Four invited keynote speakers will adress challenges and possibilites relevant to the Future Internet.
10.30-11.30: Infinite Reality: The Hidden Blueprint of Our Virtual Lives
Jeremy Bailenson, Founding Director, Stanford University's Virtual Human Interaction Lab
In this talk Jeremy Bailenson will discuss how virtual reality, and the technology that drives it, is changing the social and psychological experience of being human. He will discuss ongoing research in his lab that illustrates the consequences - both good and bad - of spending time in virtual spaces. Moreover, he will provide a roadmap for the next ten years of research in this area - focusing on both scientific and technological challenges.
Jeremy Bailenson is an expert on human interaction in virtual environments. He is the founding director of Stanford University's Virtual Human Interaction Lab and an associate professor in the Department of Communication at Stanford.
Bailenson's main area of interest is the phenomenon of digital human representation, especially in the context of immersive virtual reality. He designs and studies collaborative virtual reality systems that allow physically remote individuals to meet in virtual space, and explores the manner in which these systems change the nature of verbal and nonverbal interaction.
His findings have been published in over 70 academic papers in the fields of communication, computer science, education, law, marketing, political science, and psychology. His work has been consistently funded by the National Science Foundation for over a decade, and he also receives grants from various Silicon Valley and international corporations.
Bailenson is also the coauthor of the book Infinite Reality, on the psychology of virtual reality, which has had a major impact in many contexts, for example corporate strategy, supreme court deliberation, and national security.
- Read interview (in Norwegian): Den virtuelle virkeligheten er her
16:30-17:30 Understanding the brain through data-driven modeling and simuation: The Human Brain Project
Jan G. Bjaalie, Professor, Centre for Molecular Biology and Neuroscience and Head of Institute of Basic Medical Sciences, University of Oslo
Jan Bjaalie is a Professor in medicine, but also devoted to the field of neuroinformatics and how it can contribute to better health. Neuroinformatics combine neuroscience with tools from mathematics, statistics and physics.
Bjaalie will talk about how it plays an important role in simulating the actual work of the brain, which is the goal of the Human Brain Project where Bjaalie’s research group participates. Brain simulation will provide new insights into the basic causes of neurological diseases such as autism, depression, Parkinson's, and Alzheimer's. At the same time it will give us new ways of testing drugs and understanding the way they work. Bjaalie will also discuss how the Human Brain Project can become a source of new Information Technologies.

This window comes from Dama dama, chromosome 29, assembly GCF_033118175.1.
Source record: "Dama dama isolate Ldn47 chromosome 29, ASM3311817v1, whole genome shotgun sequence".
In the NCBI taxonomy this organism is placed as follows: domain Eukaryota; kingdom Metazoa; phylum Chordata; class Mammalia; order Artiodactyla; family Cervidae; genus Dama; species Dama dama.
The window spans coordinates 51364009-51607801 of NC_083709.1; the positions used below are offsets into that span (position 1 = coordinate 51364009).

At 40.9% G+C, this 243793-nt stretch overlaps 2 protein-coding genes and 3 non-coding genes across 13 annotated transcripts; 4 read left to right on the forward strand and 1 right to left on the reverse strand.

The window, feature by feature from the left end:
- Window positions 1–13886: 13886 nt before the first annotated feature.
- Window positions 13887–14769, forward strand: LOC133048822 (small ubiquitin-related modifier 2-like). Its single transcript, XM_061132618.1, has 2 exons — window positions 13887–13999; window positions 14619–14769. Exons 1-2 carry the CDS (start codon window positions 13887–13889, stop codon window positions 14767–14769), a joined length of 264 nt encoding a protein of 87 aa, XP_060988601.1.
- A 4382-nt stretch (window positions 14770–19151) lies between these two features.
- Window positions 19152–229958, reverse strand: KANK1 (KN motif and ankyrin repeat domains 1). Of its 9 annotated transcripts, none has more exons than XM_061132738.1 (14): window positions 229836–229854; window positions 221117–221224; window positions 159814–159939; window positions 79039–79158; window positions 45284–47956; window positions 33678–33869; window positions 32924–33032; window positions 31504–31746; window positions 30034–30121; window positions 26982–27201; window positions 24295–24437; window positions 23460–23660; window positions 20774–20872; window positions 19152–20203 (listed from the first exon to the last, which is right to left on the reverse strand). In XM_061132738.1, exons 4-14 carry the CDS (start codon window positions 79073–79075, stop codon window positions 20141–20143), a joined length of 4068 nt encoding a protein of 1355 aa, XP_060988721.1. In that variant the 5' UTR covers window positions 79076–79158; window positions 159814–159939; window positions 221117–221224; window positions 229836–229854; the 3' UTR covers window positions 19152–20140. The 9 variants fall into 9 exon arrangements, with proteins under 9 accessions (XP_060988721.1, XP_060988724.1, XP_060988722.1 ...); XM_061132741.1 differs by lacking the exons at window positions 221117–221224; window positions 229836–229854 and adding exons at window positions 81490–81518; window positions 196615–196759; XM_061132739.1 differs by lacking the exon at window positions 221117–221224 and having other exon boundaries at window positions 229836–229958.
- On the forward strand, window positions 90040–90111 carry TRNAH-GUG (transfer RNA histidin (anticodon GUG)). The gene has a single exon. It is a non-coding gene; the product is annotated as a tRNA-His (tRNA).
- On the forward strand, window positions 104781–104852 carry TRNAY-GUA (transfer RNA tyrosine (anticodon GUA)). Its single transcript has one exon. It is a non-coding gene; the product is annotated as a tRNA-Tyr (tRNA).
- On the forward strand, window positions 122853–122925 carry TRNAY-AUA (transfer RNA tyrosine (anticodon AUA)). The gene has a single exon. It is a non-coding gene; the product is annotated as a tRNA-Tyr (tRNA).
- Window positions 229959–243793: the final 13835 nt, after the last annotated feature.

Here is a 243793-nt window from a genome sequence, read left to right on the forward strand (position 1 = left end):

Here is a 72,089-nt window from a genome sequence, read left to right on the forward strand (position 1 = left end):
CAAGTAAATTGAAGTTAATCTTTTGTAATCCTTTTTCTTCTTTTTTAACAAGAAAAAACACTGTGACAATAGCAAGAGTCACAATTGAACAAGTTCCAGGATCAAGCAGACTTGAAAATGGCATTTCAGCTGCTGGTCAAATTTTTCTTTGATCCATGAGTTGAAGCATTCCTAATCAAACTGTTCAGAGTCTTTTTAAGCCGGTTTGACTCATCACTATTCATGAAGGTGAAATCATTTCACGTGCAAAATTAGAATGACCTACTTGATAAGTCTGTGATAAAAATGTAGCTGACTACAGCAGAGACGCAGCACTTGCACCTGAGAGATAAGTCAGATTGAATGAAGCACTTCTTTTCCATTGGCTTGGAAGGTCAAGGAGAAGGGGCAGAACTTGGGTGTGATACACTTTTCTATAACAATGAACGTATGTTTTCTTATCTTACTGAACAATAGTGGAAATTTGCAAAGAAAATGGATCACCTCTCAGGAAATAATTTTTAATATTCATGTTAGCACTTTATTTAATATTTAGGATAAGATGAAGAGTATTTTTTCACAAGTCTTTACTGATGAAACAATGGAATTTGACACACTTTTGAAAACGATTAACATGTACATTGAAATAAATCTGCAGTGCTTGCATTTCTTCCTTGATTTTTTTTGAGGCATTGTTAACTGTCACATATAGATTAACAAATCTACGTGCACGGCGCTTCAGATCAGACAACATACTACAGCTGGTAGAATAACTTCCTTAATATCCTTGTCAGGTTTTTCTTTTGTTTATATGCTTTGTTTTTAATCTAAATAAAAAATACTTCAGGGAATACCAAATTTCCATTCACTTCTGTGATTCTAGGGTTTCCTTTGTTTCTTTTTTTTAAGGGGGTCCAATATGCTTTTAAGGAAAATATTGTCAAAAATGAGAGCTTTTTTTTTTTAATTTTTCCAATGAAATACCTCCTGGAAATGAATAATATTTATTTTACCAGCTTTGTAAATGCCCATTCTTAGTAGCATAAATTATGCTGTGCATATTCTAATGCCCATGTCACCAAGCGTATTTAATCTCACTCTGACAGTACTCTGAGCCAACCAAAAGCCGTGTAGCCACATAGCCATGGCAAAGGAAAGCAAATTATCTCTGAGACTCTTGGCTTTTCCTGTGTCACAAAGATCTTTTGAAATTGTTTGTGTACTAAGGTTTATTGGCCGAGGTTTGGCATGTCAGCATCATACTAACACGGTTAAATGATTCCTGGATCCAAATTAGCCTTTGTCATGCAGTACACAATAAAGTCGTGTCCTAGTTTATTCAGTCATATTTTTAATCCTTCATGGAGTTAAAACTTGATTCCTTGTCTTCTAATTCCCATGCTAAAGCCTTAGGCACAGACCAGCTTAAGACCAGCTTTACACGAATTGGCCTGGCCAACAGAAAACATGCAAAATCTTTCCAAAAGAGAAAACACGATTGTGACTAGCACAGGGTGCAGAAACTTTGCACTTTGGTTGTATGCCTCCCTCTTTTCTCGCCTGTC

Jan G. Bjaalie is a professor in medicine at the University of Oslo and group leader at the Centre for Molecular Biology and Neuroscience. He led the construction of the International Neuroinformatics Coordinating Facility (INCF) and is now the leader of the Norwegian node of this organization. His research group is also a part of the Human Brain Project, which is a FET flagship project launched by the European Commission.
- Read interview (in Norwegian): Gjenskaper hjernen i superdatamaskiner
08:30-09:30: Research Challenges in Networked Systems
Professor Torsten Braun, Professor of Computer Science at the University of Bern in Switzerland.
Torsten Braun has been involved in reviewing and evaluating ICT research projects in the EU and was member of the international committee that evaluated basic Norwegian ICT-research in 2011 on commission from the Research Council of Norway. (Read about the committee’s recommendations).
Braun will mainly talk about current and future research topics in the field of networked systems, covering the full range of devices from small ones such as sensors to large ones such as high-performance computers. There is an increasing trend to exchange information among those devices in a secure, efficient, and reliable way.
Energy and ICT will be more and more be related to each other. On one side, ICT must become more energy-efficient, but ICT can also help to better control generation and consumption of energy. Appropriate communication and actor/sensor systems are needed for that.
Torsten Braun was director of the Institute of Computer Science and Applied Mathematics at the University of Bern from 2007 to 2011. He has been head of the “Communication and Distributed Systems” Research group since 15 years. He has also been vice president of the SWITCH foundation since 2011. The mission of SWITCH is to strengthen the Swiss universities by developing pioneering Internet services, which give students, lecturers and researchers a technological lead.
- Read interview (in Norwegian): Nettskyer og sensordata blir viktigere
14.00-15.00: Research in ICT: What we should do, and why it matters
Olav Lysne, Head of the NetSys Department at Simula Research Laboratory and Professor at the Department of Informatics at the University of Oslo
Lysne will talk about what he thinks should be done in Norwegian ICT-research in the years to come. He will mainly talk about the importance of doing research on infrastructure and how ICT already is important for several critical functions in society and how it will be essential for solving several challenges in society in the future.
He will focus on several aspects of ICT such as security, availability, man/society/machine/infrastructure dependency, green IT and cross disciplinary within the ICT field, all of which remain important research topics.
- Read interview (in Norwegian): Må avdekke nettets hemmeligheter
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